There is a surprising and well-funded major new player in the networked transportation business: General Motors (NYSE: GM). The largest U.S.-based automaker has launched a new app-based car-sharing service and purchased what is left of defunct American ridesharing service Sidecar.

GM is apparently beta-testing a short car rental service called Maven in Ann Arbor, Michigan, The Los Angeles Times reported. Maven is a smartphone app that will allow customers to unlock and drive GM vehicles that will be parked on the streets for public use.

The service is similar to that offered by the popular American company that is part of car rental giant Avis-Budget Group (NASDAQ: CAR). Zipcar allows people to rent cars on a short-term basis by using a Zipcard, similar to a credit card, that unlocks vehicles.

Maven will apparently let customers rent vehicles without a card. The first customers will be students at the University of Michigan, which is based in Ann Arbor.

It is not clear if GM is entering the car rental business or simply testing a new service. General Motors would be a formidable competitor in the car-sharing business because it owns such iconic motor brands as Vauxhall, Chevrolet, Cadillac, Opal and Buick. It also had $23.46 billion (€21.59 billion) in the bank on September 30, 2015.

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GM Buys What’s Left of Sidecar

GM also purchased the assets and technology of the defunct American ridesharing company Sidecar Technologies Inc., Bloomberg reported. Sidecar shut down in December because it was unable to compete with Lyft and Uber Technologies Inc.

Sidecar’s assets cost GM around $39 million (€35.89 million), according to Bloomberg. In addition to the assets, GM has hired around 20 Sidecar employees, including cofounder and CTO Jahan Khanna.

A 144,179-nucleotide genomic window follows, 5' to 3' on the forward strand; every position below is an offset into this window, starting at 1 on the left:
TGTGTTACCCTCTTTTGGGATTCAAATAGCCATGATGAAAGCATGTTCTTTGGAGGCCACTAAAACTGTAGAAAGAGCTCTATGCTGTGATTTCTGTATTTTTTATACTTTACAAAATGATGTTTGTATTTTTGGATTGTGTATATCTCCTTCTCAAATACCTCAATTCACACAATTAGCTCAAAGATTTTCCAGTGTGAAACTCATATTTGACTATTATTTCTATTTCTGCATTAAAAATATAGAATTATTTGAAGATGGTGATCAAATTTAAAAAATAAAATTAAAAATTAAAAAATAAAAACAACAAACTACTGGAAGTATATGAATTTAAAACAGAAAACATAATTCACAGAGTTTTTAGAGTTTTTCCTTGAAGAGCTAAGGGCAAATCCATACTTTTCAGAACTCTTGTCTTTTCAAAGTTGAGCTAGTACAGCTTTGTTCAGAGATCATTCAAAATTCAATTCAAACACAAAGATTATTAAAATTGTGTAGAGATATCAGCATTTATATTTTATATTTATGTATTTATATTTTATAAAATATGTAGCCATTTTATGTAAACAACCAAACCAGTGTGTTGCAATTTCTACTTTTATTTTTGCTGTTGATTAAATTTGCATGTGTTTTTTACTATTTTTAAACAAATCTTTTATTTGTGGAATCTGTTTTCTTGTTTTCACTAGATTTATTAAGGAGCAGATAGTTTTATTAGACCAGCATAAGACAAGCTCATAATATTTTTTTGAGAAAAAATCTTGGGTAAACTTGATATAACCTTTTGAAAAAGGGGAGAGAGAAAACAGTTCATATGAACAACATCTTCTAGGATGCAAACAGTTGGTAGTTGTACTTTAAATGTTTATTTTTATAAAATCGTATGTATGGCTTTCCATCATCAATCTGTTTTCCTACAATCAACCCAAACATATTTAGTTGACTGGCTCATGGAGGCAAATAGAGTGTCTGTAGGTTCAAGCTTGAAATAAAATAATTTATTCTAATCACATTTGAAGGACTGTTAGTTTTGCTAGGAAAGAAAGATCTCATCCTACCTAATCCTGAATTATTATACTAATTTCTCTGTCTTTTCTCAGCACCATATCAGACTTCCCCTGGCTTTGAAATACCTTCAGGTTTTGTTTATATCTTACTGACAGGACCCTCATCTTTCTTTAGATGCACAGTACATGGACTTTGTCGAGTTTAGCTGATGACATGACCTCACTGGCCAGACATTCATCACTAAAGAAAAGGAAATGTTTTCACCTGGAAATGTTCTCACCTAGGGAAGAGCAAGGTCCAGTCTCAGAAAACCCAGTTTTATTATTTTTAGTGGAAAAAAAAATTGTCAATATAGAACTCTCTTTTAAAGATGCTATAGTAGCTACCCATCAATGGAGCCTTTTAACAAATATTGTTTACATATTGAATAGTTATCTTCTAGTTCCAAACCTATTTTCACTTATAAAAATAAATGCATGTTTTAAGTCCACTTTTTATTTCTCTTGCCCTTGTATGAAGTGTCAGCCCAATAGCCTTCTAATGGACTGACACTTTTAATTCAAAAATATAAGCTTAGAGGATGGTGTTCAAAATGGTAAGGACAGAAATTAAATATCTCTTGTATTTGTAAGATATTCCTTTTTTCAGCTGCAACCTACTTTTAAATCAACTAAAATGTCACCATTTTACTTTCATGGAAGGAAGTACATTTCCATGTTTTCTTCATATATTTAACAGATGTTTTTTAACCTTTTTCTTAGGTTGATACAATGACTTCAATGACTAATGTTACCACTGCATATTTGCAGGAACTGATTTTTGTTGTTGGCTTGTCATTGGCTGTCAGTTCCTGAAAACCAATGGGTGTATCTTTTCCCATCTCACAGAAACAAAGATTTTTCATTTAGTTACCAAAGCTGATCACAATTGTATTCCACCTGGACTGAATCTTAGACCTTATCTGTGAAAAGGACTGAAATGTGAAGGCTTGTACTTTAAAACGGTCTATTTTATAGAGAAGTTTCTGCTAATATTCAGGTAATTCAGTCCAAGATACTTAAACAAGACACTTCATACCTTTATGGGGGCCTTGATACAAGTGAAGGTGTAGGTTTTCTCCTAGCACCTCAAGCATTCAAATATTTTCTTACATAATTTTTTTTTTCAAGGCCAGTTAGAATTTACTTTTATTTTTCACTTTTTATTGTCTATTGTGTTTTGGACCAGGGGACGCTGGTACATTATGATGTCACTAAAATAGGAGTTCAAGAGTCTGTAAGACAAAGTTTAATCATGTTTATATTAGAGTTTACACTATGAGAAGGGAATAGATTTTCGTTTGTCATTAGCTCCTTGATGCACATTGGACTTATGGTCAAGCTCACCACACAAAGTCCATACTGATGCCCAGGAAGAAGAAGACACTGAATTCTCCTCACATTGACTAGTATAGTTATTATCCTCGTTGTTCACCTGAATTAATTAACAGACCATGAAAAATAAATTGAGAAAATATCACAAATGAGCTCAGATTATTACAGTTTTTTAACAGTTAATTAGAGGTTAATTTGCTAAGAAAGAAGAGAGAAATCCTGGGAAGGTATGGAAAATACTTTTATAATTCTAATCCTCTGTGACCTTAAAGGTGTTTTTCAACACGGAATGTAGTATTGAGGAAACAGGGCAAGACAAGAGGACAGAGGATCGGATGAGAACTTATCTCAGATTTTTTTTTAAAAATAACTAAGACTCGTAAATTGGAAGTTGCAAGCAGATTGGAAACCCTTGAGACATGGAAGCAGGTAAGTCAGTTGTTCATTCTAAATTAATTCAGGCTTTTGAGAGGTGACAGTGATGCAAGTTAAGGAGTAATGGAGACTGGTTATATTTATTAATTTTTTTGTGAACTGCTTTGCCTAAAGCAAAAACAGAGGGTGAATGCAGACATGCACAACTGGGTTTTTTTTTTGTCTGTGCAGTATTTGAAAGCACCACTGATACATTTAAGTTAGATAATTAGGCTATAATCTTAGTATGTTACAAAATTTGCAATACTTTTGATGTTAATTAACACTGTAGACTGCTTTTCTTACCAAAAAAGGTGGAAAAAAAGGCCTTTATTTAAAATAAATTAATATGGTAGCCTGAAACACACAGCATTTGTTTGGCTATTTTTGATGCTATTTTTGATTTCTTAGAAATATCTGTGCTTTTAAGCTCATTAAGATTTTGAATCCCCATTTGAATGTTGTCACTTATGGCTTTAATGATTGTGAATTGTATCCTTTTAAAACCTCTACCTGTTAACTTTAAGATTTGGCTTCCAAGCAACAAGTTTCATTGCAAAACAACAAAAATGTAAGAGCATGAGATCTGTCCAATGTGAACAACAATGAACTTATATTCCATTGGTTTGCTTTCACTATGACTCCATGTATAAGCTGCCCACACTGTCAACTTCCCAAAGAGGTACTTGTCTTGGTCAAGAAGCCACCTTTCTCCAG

The Sidecar deal is in addition to General Motor’s $500 million (€480.17 million) investment in Uber’s archrival Lyft Inc. Media reports indicate that GM and Lyft plan to collaborate on a self-driving car project.

Auto Companies Becoming Transportation Companies

These deals provide a glimpse of automakers’ possible future as providers of transportation rather than marketers of automobiles. The deals will enable GM to develop its own networked transportation solutions and to better serve companies such as Uber in the future.

Such deals could also help preserve the ridesharing market if companies like Uber get forced out of business by regulators or lawsuits. GM is one of a number of auto companies that offers special financing arrangements for Uber and Lyft drivers in the United States.

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General Motors is not the only automaker taking such precautions; Ford has entered into an alliance with Google and developed its own ridesharing app, called Dynamic Shuttle. Ford and Uber have also tested self-driving cars in Arizona. Daimler AG (OTC: DDAIY), the parent of Mercedes Benz, acquired two German ridesharing apps called RideScout and mytaxi in 2014, Bloomberg reported.

One in Four Younger Americans Does Not Drive

Automakers are concerned because the number of Americans that hold drivers’ licenses is falling. The Wall Street Journal reported that around 77% of U.S. residents between 20 and 24 were licensed to drive cars in 2014, down from 80% in 2011.

That means nearly one in four Americans in that age group does not drive. To make matters worse, only 60% of 18-year-olds in the U.S. had a driver’s license in 2014, down from 80% in 1983.

Nor is it just younger people who are driving less; the number of Americans in their 50s and 60s without drivers’ licenses increased by three percent between 2008 and 2014. The number of elderly people that are physically no longer able to drive is also increasing.

Networked transportation solutions such as ride- and car-sharing are ways for automakers to serve those that do not own cars or drive. Another reason for Maven is to put GM cars at colleges is so people under 24 can become familiar with them.

It looks as if automakers and networked transportation companies are slowly coming together. These industrial companies are slowly evolving into service companies that will provide both vehicles and transportation in the future.

 

 

https://i2.wp.com/geekcrunch.reviews/wp-content/uploads/2016/01/c7eaae3634d387614a61b5acec2e31d9.jpg?fit=367%2C275&ssl=1https://i2.wp.com/geekcrunch.reviews/wp-content/uploads/2016/01/c7eaae3634d387614a61b5acec2e31d9.jpg?resize=150%2C150&ssl=1Daniel JenningsInvestmentsGeneral Motors,GM Rental Car,Lyft,Maven,Networked Transportation,Ridesharing,Sidecar,UberThere is a surprising and well-funded major new player in the networked transportation business: General Motors (NYSE: GM). The largest U.S.-based automaker has launched a new app-based car-sharing service and purchased what is left of defunct American ridesharing service Sidecar. GM is apparently beta-testing a short car rental service called...From A Geek to a Geek